United States District Court, E.D. Michigan, Southern Division
March 23, 2015
CHARLES EDKINS, Plaintiff,
UNITED STATES OF AMERICA, Defendant.
R. STEVEN WHALEN, Magistrate Judge.
On February 18, 2015, Plaintiff Charles Edkins filed a pro se civil complaint under the Federal Tort Claims Act, 28 U.S.C. § 1346(b). Before the Court is his Motion to Appoint Counsel, Waive Fees, Court Costs, Deposition Fees and all related USMS Service Fees Pursuant to 18 U.S.C. 3006A [Doc. #3]. For the reasons discussed below, the motion is DENIED. However, the Court will also construe the motion as a request for service by the United States Marshal, and order Marshal's service.
(1) The Criminal Justice Act, 18 U.S.C. § 3006A, provides for appointed counsel and payment of certain costs in criminal cases. The statute is inapplicable to civil cases such as the present case.
(2) Unlike criminal cases, there is no constitutional or statutory right to the appointment of counsel in civil cases. Rather, the Court requests members of the bar to assist in appropriate cases. In Lavado v. Keohane, 992 F.2d 601, 605-606 (6th Cir. 1993), the Sixth Circuit noted that "[a]ppointment of counsel in a civil case is not a constitutional right. It is a privilege that is justified only by exceptional circumstances." (Internal quotations and citations omitted).
It is the practice of this Court to defer any attempt to obtain counsel for pro se civil Plaintiffs until after motions to dismiss or motions for summary judgment have been denied. At this stage of the proceedings, Plaintiff's request for counsel is premature.
(3) Plaintiff has already been granted leave to proceed in forma pauperis ("IFP"), and thus prepayment of his filing fee has been waived. See Doc. #4. However, there is no basis to grant Plaintiff's request for payment of discovery or other litigation costs. In Coates v. Kafczynski, 2006 WL 416244, *2-3 (W.D.Mich., 2006), the Court explained:
Pro se litigants may use any of the discovery methods prescribed in the Federal Rules of Civil Procedure. However, this court has no authority to finance or pay for a party's discovery expenses even though the party has been granted leave to proceed in forma pauperis under 28 U.S.C. § 1915(a). Badman v. Stark, 139 F.R.D. 601, 605 (M.D.Pa.1991) (§ 1915 does not require the government to advance funds for deposition expenses); Doe v. United States, 112 F.R.D. 183, 184-85 (S.D.N.Y.1986) ( in forma pauperis statute does not require government to advance funds for deposition expenses); Toliver v. Cmty. Action Comm'n to Help the Econ., 613 F.Supp. 1070, 1072 (S.D.N.Y.1985) (no clear statutory authority for the repayment of discovery costs for pro se in forma pauperis plaintiff); Ronson v. Comm'r of Corr. for State of N.Y., 106 F.R.D. 253, 254 (S.D.N.Y.1985) (indigent prisoner's motion to depose physician at corrections facility denied); Sturdevant v. Deer, 69 F.R.D. 17, 19 (E.D.Wis.1975) (28 U.S.C. § 1915 does not extend to the cost of taking and transcribing a deposition.'); Ebenhart v. Power, 309 F.Supp. 660, 661 (S.D.N.Y.1969) (Grave doubts exist as to whether Section 1915 authorizes this court to order the appropriation of Government funds in civil suits to aid private litigants in conducting pre-trial discovery.')."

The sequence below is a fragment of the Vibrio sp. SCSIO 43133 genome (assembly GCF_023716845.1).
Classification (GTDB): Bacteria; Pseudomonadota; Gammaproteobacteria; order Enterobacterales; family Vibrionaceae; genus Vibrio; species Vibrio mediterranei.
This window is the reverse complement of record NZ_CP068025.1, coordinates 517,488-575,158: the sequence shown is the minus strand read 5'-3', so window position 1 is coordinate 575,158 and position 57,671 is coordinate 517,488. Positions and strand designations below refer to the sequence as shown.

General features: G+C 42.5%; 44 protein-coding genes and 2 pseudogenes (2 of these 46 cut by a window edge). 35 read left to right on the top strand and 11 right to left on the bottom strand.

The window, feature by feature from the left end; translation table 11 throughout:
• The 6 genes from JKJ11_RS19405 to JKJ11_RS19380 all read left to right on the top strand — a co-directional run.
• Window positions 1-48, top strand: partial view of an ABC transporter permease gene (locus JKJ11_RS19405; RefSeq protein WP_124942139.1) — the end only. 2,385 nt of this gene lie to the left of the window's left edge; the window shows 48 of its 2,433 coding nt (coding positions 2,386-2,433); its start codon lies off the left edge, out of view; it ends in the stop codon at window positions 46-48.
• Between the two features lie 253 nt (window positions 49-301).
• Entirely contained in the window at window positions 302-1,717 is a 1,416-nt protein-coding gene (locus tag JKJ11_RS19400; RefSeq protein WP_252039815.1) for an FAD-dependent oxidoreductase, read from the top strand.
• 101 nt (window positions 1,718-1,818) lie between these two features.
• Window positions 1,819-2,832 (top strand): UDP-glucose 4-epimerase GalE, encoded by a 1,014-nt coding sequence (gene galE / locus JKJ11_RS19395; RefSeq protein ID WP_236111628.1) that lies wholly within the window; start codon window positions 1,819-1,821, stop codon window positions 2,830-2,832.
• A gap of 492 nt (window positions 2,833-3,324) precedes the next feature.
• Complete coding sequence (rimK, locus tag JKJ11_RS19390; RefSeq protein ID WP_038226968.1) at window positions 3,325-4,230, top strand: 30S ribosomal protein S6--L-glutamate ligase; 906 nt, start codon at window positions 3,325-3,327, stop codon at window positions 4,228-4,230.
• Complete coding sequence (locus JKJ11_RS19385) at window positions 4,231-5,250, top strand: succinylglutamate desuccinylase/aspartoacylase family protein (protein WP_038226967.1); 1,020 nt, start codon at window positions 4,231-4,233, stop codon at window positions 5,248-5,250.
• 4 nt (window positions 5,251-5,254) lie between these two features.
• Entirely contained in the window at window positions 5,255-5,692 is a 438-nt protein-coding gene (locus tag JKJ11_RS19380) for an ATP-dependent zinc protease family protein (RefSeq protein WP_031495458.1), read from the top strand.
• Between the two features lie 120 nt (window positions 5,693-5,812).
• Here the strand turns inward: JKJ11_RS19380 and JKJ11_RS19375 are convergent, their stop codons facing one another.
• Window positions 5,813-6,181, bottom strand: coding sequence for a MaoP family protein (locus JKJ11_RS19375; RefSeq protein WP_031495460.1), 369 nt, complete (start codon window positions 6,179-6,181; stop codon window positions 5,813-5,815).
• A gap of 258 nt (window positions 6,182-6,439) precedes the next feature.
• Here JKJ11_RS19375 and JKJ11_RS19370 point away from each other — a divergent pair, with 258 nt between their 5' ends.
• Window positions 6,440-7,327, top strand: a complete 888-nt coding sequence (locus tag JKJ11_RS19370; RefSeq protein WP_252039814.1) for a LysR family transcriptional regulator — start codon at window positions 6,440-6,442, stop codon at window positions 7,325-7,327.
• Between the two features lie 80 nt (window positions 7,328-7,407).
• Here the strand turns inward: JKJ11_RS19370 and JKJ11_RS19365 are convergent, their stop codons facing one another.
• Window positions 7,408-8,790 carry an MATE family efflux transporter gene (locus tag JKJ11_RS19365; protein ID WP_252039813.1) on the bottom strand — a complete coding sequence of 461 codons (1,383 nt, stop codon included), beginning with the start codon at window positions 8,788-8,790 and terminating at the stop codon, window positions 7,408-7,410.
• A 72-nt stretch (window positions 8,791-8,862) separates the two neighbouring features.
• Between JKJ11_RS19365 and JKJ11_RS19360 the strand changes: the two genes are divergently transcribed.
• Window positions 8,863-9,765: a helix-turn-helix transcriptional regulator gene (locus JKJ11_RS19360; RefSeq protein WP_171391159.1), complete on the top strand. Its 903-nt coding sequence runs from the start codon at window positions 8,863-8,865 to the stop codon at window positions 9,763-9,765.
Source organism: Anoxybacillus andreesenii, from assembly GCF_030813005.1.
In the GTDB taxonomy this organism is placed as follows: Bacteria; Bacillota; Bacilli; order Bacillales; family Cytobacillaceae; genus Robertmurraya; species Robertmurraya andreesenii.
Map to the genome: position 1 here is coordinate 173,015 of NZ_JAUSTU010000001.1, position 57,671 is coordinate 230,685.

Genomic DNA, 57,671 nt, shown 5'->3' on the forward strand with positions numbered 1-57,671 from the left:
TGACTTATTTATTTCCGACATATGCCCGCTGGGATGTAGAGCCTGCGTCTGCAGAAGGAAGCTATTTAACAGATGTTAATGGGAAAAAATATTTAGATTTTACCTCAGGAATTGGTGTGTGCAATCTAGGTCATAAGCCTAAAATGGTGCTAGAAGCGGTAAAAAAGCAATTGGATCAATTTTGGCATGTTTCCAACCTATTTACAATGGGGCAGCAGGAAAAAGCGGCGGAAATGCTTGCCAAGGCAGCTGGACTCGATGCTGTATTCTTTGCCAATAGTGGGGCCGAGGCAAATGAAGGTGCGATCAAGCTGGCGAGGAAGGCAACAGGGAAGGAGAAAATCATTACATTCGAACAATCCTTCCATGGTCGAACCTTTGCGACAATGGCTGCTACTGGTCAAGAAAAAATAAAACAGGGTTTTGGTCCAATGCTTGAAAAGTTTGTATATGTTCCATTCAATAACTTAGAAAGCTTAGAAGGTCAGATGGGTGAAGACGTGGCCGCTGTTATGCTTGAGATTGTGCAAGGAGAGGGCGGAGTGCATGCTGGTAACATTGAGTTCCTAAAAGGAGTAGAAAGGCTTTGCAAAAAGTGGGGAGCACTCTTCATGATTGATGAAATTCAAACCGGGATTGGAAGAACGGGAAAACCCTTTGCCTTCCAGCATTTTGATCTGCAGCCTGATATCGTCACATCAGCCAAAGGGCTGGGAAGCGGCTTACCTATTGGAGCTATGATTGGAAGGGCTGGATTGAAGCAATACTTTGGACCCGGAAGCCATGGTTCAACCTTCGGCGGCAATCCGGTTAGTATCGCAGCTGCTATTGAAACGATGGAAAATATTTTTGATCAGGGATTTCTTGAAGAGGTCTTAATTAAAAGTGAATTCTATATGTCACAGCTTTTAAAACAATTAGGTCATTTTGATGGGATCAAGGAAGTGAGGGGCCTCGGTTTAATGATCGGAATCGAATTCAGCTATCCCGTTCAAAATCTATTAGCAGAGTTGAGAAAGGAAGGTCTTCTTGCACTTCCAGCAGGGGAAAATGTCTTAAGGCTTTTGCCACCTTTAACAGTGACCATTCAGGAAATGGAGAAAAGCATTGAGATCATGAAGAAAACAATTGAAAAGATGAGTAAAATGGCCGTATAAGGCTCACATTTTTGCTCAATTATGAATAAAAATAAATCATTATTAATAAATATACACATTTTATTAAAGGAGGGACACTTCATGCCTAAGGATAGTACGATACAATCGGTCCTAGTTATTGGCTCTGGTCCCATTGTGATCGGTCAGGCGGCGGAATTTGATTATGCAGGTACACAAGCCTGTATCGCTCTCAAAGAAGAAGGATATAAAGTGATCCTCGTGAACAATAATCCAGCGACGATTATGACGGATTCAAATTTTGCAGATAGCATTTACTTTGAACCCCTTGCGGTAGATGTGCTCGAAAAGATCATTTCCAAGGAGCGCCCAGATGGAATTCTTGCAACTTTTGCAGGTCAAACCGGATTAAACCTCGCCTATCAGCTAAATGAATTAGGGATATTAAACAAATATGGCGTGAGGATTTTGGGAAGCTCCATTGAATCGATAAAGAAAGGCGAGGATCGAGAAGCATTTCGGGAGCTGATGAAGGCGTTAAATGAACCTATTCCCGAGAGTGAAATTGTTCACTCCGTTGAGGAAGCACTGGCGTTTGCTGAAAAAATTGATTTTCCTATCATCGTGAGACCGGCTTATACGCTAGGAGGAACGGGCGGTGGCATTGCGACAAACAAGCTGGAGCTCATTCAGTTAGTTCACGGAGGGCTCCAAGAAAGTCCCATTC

(4) Because Plaintiff has been granted leave to proceed IFP, he is entitled to service by the United States Marshal. See Fed.R.Civ.P. 4(c)(3). However, he is not relieved of the responsibility to reimburse the Marshal for service costs.
Accordingly, Plaintiff's motion to waive costs [Doc. #3] is DENIED.
However, the United States Marshal shall serve a summons and complaint on Defendant United States of America, by the method prescribed in Fed.R.Civ.P. 4(i).
IT IS SO ORDERED.